Now this is taking into considerations the reasons stated above. Any tampering with eggs can decrease their chance of survival, unless they are in greater danger from the tide or humans.
Protective Barriers and Equipment
Always use protective gloves and appropriate equipment for relocating turtle nests. Gloves to ensure no diseases are passed from yourself to the eggs, a bucket or similar with sand to transport the eggs, a measuring tape to properly calculate the depth of the original nest.
Measure the original nest
Every species of turtle has specific specifications for their nest, and when recreating a new whole, individuals must be careful to dig a hole replicating the original nest.
Green turtle’s typically dig a 70cm hole, with a 40cm small oval shaped hole located at the center of it, into which they drop between 100-120 eggs.
If you are unsure what species it is, check out this handy identification sheet.
If you cannot find the specifications online, simply measure the nest as you are carefully digging it up.
Minimal movement of the eggs
To not interphere with the eggs development. DO NOT shake, spin, roll, rotate the eggs while picking them up. The turtle eggs have a membrane that the developing embryo attaches to the egg wall during growth. If the egg spins, it can detach from the wall and prevent the embryo from developing.
And ensure to keep the order in which they are taken out, and then put back into the nest to not interfere with the rates of development.
Tip : When picking up the egg, your body should move around the hand, so the hand stays as stable as possible. Picture the egg is the sun and your body is the solar system orbiting it.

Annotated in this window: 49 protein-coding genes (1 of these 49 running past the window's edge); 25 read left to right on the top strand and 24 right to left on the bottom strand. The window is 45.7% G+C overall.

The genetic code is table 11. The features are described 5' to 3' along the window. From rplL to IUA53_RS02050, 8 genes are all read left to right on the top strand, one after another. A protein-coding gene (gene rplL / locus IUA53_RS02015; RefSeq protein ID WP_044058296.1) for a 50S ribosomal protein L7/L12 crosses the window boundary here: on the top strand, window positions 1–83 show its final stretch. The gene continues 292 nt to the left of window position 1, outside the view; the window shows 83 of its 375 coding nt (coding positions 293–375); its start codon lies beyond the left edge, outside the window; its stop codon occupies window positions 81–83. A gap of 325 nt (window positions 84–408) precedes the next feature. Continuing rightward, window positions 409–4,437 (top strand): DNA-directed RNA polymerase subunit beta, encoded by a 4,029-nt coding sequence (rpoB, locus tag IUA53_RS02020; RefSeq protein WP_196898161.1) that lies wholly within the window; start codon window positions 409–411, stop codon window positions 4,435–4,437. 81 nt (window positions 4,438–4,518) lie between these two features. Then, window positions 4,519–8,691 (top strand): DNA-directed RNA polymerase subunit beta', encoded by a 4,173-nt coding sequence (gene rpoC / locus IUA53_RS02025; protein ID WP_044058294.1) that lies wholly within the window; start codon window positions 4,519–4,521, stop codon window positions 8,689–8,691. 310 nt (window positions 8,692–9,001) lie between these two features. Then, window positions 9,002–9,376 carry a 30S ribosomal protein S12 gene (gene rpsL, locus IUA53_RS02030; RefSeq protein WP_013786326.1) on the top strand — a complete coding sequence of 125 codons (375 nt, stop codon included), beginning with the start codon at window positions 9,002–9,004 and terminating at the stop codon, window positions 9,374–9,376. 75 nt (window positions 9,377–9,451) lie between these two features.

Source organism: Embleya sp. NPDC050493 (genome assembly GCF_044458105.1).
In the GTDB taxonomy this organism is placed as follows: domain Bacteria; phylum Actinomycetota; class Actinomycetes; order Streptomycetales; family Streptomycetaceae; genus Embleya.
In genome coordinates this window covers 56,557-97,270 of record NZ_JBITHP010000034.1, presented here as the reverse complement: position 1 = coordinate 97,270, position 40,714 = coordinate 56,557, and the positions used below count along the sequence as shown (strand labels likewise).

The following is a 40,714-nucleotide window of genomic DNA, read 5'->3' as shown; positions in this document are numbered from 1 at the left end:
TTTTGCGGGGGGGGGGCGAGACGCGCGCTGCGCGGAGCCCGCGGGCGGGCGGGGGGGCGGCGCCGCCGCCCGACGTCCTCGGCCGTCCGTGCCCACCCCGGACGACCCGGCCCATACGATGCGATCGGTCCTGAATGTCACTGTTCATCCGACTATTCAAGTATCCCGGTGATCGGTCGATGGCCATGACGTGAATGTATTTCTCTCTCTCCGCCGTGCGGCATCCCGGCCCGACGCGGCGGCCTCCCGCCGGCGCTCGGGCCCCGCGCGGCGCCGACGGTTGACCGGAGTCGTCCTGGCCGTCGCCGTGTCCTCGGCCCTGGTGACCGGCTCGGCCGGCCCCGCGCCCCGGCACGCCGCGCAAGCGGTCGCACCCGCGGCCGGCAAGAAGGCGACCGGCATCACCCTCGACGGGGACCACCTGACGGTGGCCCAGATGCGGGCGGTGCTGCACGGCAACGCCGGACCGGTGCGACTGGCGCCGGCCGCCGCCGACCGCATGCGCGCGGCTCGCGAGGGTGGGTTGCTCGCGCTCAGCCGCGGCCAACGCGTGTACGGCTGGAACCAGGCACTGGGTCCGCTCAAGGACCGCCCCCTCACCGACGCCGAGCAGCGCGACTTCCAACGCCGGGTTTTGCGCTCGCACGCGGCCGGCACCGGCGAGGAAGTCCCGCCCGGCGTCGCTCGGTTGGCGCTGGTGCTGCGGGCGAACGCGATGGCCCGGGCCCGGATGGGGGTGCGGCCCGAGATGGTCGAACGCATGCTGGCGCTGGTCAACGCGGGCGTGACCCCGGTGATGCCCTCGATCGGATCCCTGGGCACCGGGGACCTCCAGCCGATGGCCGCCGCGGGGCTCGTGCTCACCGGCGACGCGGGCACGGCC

Thanks to Mackenzie Logan for the additional information.
Move the eggs as soon as possible
Due to the above reasons of the embryos attaching to walls and developing, the ideal time for moving the eggs with the minimal amount of danger is the first 2 hours after laying. Here they are still fresh and haven’t settled into their new home.
Keep a marker on the nest site
If you know there are potential predators in the area : particularly cats and dogs, it is a good idea to put up a fence and monitor the nest site for any movement. After around 60 days you will see movement in the sand from the hatchlings breaking out of their shells. Feel free to read all about turtle hatchlings emergence here.
When the turtle hatchling’s emergence day is near, ensure that there is no other light sources on the beach. If this beach is near commercial buildings such as hotels, ask them to turn off or shield the beach facing lights, and consider approaching residential neighbors as well. Hatchlings typically emerge just after sunset, or just before dawn and use their visual senses to run towards the lightest place. (typically, this is the crashing white of the waves)
*warning* If you do want to document the emergence, get a few photos or videos, only use RED light for short periods of time. Also, always stand towards the beach from the turtles, so incase they do get confused with the red light, they at least run in the correct direction.
Their life, after this first run to the ocean, has greately remained a mystery.
So there you have it, a guide on how to relocate a turtle nest if the mama has chosen a dangerous location. I reiterate, I am not a professional, however have done a lot of research and gotten consultations from dear friends who worked in turtle sanctuaries : Thank you Sarah Ghys and Amelie Krug for your calm replies during this relocation. It is always better to contact local authorities, however information is always better shared.
If you have any questions, or comments, or suggestions on how to improve this guide. Please feel free to message me!